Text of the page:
> The only way to learn the native way of speaking is 'immersion learning'
> where you go and live with them.


I'm going to Thailand in September but I want to learn as much as I can
before I go.

2008\06\30@105124 by Roger, in Bangkok

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I can send you some links to commercial CD courses after the coming
weekend.  However there is really little to be gained from any of them.

A)  You must have face to face tutoring unless you only want to learn to
read and write.
B)  You have normal Thai and Royal Thai, no in between to speak of.  Normal
Thai in Bangkok does not equal normal Thai in the south ... or in the
northeast ... or anywhere else.
C)  Learning the language without learning the culture is virtually useless
... far more useful to learn the culture and the mindset first, then the
language if necessary.
D)  Look first where you live for a nearby Chinatown, then the Thai
community within, then the Buddhist Wat (temple) within that.  There you can
no doubt book lessons.  You want to learn ONLY from the normal Thai school
curriculum because that is the only source of vocabulary you will find that
is based on Thai culture and customs ... most everything else cowboy Thai
suitable only for the bars and brothels.  Academics and missionaries spend
one year in full time language training to prepare for the Thai government
6th grade literacy exam ... when they pass that, they are somewhat qualified
to begin learning :-))

Regards/Roger, in Bangkok

Exercise 1, literal translation of popular Thao colloquialism ... "speak go,
speak come, no fall down".  What does it mean?

Regards/Roger, in Bangkok

On Mon, Jun 30, 2008 at 4:56 AM, Tomás Ó hÉilidhe <.....toeKILLspamspam.....lavabit.com> wrote:

{Quote hidden}

>

2008\06\30@123237 by Lindy Mayfield

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look left and right before crossing the street?



-----Original Message-----
From: EraseMEpiclist-bouncesspam_OUTspamTakeThisOuTmit.edu [piclist-bouncesspamspam_OUTmit.edu] On Behalf Of Roger, in Bangkok
Sent: 30. kesäkuuta 2008 17:45
To: Microcontroller discussion list - Public.
Subject: Re: [OT] Resources for learning Thai language


Exercise 1, literal translation of popular Thao colloquialism ... "speak go,
speak come, no fall down".  What does it mean?

Regards/Roger, in Bangkok

2008\06\30@123546 by Stephen D. Barnes

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Lindy Mayfield wrote:
> look left and right before crossing the street?
>
>
>
> -----Original Message-----
> From: @spam@piclist-bouncesKILLspamspammit.edu [KILLspampiclist-bouncesKILLspamspammit.edu] On Behalf Of Roger, in Bangkok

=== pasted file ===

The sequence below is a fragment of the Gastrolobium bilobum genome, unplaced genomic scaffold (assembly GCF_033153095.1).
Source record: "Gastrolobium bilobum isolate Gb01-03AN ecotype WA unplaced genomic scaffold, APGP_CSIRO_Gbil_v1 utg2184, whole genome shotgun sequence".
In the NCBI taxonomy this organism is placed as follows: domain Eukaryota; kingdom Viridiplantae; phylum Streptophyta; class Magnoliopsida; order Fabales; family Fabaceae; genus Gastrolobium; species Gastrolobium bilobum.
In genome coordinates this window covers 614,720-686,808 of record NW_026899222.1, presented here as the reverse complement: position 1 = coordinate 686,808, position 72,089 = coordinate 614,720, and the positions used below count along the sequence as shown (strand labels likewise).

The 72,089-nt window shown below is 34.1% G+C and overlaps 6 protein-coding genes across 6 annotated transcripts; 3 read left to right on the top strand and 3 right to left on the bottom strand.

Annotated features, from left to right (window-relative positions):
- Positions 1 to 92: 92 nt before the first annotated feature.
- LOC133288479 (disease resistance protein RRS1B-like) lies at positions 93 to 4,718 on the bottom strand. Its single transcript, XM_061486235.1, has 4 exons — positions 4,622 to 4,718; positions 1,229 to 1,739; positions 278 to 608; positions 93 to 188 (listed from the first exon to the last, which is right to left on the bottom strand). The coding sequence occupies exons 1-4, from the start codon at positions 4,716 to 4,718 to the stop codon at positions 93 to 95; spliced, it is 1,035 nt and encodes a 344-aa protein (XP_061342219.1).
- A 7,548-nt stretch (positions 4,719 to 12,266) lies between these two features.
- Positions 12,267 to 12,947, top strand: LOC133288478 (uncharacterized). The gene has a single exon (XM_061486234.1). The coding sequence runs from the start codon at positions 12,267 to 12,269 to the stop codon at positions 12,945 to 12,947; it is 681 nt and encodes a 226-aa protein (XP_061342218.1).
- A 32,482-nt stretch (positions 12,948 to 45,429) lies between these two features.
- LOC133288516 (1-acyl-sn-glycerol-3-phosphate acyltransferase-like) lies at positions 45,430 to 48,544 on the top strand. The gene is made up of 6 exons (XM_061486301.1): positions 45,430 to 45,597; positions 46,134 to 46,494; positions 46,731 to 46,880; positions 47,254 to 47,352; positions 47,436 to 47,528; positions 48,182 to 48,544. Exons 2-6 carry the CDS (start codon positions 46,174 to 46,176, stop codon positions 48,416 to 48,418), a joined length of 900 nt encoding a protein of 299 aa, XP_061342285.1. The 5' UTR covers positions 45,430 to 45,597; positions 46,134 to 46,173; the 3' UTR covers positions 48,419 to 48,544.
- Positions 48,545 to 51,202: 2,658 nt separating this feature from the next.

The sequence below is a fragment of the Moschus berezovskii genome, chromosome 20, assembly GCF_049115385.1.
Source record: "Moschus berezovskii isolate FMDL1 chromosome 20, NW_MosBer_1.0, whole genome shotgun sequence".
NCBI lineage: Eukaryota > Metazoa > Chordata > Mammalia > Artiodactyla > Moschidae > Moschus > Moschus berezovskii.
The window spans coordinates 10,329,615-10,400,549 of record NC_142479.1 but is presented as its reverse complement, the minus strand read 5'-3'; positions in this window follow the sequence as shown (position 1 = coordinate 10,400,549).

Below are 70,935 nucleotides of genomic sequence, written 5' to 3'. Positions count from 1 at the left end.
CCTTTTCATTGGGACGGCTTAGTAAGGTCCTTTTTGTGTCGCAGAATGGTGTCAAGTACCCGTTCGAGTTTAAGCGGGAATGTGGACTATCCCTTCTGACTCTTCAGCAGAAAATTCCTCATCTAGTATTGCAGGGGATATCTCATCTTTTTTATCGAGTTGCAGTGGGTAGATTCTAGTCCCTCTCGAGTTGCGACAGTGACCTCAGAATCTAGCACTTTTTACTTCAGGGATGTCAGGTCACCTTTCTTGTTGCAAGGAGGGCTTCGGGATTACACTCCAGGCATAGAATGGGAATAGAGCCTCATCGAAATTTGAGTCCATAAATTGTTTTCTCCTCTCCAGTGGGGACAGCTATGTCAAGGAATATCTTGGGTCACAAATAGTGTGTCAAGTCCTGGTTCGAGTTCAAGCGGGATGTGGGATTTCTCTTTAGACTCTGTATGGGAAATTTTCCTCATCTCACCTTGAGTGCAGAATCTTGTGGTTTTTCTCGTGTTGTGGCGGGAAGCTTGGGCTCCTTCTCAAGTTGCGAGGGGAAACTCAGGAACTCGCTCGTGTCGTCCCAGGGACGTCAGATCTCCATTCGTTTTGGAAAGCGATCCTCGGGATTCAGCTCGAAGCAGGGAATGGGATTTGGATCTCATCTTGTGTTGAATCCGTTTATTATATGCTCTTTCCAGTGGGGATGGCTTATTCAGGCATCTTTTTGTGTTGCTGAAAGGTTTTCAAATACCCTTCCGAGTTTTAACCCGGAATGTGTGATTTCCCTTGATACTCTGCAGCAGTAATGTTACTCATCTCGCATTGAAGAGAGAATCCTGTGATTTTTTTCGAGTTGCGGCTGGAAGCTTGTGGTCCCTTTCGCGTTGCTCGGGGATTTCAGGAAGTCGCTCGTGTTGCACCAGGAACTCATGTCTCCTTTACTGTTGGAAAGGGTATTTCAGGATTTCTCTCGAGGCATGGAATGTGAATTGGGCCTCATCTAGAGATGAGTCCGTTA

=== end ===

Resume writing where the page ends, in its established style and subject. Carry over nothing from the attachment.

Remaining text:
> Sent: 30. kesäkuuta 2008 17:45
> To: Microcontroller discussion list - Public.
> Subject: Re: [OT] Resources for learning Thai language
>
>
> Exercise 1, literal translation of popular Thao colloquialism ... "speak go,
> speak come, no fall down".  What does it mean?
>
> Regards/Roger, in Bangkok
>
>  
Walk and chew gum without killing oneself?

--
Regards,
Stephen D. Barnes

2008\06\30@132327 by Rolf

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Stephen D. Barnes wrote:
> Lindy Mayfield wrote:
>  
>> look left and right before crossing the street?
>>
>>
>>
>> {Original Message removed}


'[OT] Resources for learning Thai language'
2008\07\01@063400 by Rich
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If you are single. you will see some incredibly beautiful ladies there.  If
you are married they will still be there but you may not notice them.


{Original Message removed}

2008\07\01@072959 by Roger, in Bangkok

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You're the closest Rolf.  It's actually a very common English (US at least)
as well.

"All talk and no action"!  I use it fairly often, especially when dealing
with NGOs:-)  Once you understand it, it does make quite good sense ... or
at least it does to me.  Life here is rich with such expressions and ancient
as well as modern proverbs.  I'm not very traveled but it seems to be the
norm in southeast Asia anyway.  And locals have great fun playing word games
with foreigners (farang, or literally guava!), especially when there is a
perceived degree of arrogance or impoliteness on the part of their target.
All good natured fun for the most part though:-)

RiB

On Tue, Jul 1, 2008 at 12:23 AM, Rolf <RemoveMElearrTakeThisOuTspamrogers.com> wrote:

> Stephen D. Barnes wrote:
> > Lindy Mayfield wrote:
> >
> >> look left and right before crossing the street?
> >>
> >>
> >>
> >> {Original Message removed}